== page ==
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Russia counters EU bid on Syria

THE European Union’s decision to lift its arms embargo on the Syrian opposition has provided Russia with a new defense of its controversial weapons deliveries to President Bashar Assad’s regime.
Russia reacted with fury to the EU’s decision Monday — advocated primarily by Britain and France — to lift its arms embargo on the rebels fighting to oust Assad. Moscow, a key backer of Assad, has since escalated its saber-rattling, announcing it intends to keep its contract to supply the Syrian regime with sophisticated S-300 missiles, which can shoot down both incoming missiles and warplanes. Russia’s Defense Minister Sergei Shoigu implied yesterday that the EU’s decision had untied Moscow’s hands, hinting that Russia could now supply weapons banned by international treaties.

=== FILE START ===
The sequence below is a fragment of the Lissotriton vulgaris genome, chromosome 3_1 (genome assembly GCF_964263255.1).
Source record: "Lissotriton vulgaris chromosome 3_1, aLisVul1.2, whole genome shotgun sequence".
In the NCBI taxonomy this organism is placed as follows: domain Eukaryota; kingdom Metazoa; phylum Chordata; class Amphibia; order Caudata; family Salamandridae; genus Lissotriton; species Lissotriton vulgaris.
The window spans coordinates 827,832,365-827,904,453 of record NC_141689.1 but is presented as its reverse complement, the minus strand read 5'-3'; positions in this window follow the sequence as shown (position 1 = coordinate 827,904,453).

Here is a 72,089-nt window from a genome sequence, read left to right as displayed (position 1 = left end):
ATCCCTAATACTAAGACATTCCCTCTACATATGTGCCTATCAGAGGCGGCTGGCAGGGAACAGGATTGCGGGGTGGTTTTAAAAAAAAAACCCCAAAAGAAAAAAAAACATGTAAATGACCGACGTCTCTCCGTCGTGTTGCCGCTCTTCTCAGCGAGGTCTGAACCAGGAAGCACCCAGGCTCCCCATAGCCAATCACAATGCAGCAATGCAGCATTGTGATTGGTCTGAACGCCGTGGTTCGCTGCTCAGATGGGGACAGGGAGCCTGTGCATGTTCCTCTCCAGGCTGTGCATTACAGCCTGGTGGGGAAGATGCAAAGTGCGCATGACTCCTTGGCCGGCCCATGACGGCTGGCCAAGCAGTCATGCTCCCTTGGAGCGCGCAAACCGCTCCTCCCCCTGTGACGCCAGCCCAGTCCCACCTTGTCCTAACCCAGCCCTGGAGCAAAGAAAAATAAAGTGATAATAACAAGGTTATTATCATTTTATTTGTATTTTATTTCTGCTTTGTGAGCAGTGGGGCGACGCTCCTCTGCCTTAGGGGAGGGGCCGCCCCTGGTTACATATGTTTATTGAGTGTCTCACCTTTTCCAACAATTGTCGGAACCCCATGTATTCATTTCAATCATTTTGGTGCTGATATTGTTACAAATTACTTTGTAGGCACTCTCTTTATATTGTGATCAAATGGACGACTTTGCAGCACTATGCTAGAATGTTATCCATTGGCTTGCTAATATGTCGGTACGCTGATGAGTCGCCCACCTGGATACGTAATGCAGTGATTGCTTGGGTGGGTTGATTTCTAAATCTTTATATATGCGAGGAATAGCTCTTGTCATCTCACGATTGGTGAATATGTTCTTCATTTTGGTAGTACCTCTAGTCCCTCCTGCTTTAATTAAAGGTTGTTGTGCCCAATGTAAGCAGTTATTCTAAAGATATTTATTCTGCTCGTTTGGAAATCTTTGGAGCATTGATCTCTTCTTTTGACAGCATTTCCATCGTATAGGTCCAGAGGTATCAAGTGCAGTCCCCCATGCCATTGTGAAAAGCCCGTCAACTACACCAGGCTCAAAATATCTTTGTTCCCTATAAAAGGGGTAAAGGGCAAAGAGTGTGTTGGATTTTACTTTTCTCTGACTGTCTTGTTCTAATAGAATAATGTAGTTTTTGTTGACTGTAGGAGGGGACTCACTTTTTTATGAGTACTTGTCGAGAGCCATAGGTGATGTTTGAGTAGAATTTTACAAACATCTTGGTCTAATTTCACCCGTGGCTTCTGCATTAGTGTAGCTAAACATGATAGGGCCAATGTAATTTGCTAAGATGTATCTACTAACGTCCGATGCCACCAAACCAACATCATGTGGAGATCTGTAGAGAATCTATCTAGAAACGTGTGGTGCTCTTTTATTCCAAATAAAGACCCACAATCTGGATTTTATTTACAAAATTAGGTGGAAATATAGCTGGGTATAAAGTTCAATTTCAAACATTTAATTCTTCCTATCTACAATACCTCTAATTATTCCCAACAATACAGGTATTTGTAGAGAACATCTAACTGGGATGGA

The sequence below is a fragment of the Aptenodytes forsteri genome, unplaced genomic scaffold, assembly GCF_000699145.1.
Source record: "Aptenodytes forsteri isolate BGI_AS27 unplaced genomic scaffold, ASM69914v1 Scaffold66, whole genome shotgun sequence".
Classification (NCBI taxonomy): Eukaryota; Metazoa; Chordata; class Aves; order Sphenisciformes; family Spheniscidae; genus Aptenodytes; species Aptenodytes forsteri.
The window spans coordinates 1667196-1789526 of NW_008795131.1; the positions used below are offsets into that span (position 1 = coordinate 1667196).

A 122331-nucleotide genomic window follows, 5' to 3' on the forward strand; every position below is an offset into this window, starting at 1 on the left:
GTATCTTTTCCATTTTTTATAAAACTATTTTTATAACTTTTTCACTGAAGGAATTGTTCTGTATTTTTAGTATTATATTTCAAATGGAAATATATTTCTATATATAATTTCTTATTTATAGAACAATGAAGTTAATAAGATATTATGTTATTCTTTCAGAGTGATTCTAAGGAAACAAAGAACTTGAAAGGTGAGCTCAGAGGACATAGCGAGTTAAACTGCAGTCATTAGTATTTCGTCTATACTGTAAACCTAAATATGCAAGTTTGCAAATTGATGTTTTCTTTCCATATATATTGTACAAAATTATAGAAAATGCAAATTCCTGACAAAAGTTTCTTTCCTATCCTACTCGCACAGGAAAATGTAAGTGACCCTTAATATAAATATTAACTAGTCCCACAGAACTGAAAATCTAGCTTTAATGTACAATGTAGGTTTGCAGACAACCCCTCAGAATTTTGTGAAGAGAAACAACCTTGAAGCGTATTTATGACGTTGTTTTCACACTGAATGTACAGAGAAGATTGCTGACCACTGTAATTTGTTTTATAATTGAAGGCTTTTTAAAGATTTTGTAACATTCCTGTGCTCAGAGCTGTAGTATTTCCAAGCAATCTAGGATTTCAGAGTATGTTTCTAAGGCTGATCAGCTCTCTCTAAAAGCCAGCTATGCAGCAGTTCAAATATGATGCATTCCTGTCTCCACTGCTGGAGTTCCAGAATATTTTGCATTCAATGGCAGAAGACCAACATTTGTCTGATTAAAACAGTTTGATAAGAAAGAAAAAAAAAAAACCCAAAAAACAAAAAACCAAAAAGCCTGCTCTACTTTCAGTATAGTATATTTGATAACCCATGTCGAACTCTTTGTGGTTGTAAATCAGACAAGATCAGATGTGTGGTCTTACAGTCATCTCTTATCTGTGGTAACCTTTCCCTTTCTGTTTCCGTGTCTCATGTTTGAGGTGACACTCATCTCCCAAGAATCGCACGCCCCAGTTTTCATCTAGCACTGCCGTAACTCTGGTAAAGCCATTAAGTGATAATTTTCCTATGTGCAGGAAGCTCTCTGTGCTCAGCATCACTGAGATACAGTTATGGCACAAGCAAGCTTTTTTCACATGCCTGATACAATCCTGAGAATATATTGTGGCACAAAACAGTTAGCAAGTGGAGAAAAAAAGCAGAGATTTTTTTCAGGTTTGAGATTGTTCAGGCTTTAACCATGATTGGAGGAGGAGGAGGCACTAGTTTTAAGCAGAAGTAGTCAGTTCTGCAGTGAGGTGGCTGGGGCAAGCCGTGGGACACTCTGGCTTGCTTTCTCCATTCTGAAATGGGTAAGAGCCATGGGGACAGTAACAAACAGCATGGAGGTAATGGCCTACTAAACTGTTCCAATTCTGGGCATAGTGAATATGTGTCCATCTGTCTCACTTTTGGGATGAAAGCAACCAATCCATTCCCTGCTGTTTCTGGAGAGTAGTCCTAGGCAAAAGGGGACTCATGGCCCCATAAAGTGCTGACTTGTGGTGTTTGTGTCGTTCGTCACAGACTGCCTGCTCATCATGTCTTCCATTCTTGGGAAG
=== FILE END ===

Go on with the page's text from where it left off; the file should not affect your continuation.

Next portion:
“Every decision has two sides. If one side lifts its restrictions, then the other side may no longer feel compelled to keep its previously adopted obligations,” Shoigu said while on a visit to Helsinki. Analysts said the comments reflected the Kremlin’s apparent belief that it was obligated to support its biggest Middle East ally. One of the biggest questions now is whether Moscow will in fact follow through on its threat to supply Syria with S-300s — a prospect that even brought Israeli Prime Minister Benjamin Netanyahu to Russia for private talks with President Vladimir Putin earlier this month.
Israel has already implied it might wipe out any S-300 shipments with new bombing raids, with Defense Minister Moshe Yaalon warning on Tuesday that Israel would “know what to do” if Russia delivered the missiles to Assad. Regional expert Alexei Malashenko of the Carnegie Moscow Centre said that “Russia could use the EU embargo to strengthen its own position concerning the S-300 deliveries.”
“They are going to use this argument,” said Malashenko.
But he added that Russia was unlikely to fulfil its S-300 contract if Moscow and Washington were successful in their ongoing efforts to arrange a Syria peace conference to get the two warring sides engaged in their first round of direct talks.